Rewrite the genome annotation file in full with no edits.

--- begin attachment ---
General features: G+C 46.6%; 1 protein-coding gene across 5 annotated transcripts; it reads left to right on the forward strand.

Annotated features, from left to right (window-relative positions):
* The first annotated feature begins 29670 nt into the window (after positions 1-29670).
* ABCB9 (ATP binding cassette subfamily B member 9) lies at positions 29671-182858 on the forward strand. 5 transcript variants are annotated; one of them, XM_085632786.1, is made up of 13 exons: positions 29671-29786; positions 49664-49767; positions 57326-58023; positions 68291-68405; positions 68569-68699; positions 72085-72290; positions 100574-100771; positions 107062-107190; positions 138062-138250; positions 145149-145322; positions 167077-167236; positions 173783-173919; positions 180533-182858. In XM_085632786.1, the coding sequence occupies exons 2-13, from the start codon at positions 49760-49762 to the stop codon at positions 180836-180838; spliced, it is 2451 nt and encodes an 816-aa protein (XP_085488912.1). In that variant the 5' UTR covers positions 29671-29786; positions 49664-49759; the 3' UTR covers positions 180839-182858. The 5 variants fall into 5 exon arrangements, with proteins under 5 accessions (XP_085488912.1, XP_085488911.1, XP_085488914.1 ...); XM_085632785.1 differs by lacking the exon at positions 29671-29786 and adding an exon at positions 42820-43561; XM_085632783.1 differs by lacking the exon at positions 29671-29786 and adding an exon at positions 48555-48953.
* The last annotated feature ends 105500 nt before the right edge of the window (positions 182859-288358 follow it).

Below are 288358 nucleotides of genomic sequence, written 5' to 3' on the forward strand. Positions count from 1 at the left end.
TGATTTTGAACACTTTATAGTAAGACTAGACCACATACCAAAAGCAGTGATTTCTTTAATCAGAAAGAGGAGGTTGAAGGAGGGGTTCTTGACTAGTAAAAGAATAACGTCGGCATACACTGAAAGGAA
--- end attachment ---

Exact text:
General features: G+C 46.6%; 1 protein-coding gene across 5 annotated transcripts; it reads left to right on the forward strand.

Annotated features, from left to right (window-relative positions):
* The first annotated feature begins 29670 nt into the window (after positions 1-29670).
* ABCB9 (ATP binding cassette subfamily B member 9) lies at positions 29671-182858 on the forward strand. 5 transcript variants are annotated; one of them, XM_085632786.1, is made up of 13 exons: positions 29671-29786; positions 49664-49767; positions 57326-58023; positions 68291-68405; positions 68569-68699; positions 72085-72290; positions 100574-100771; positions 107062-107190; positions 138062-138250; positions 145149-145322; positions 167077-167236; positions 173783-173919; positions 180533-182858. In XM_085632786.1, the coding sequence occupies exons 2-13, from the start codon at positions 49760-49762 to the stop codon at positions 180836-180838; spliced, it is 2451 nt and encodes an 816-aa protein (XP_085488912.1). In that variant the 5' UTR covers positions 29671-29786; positions 49664-49759; the 3' UTR covers positions 180839-182858. The 5 variants fall into 5 exon arrangements, with proteins under 5 accessions (XP_085488912.1, XP_085488911.1, XP_085488914.1 ...); XM_085632785.1 differs by lacking the exon at positions 29671-29786 and adding an exon at positions 42820-43561; XM_085632783.1 differs by lacking the exon at positions 29671-29786 and adding an exon at positions 48555-48953.
* The last annotated feature ends 105500 nt before the right edge of the window (positions 182859-288358 follow it).

Below are 288358 nucleotides of genomic sequence, written 5' to 3' on the forward strand. Positions count from 1 at the left end.
TGATTTTGAACACTTTATAGTAAGACTAGACCACATACCAAAAGCAGTGATTTCTTTAATCAGAAAGAGGAGGTTGAAGGAGGGGTTCTTGACTAGTAAAAGAATAACGTCGGCATACACTGAAAGGAA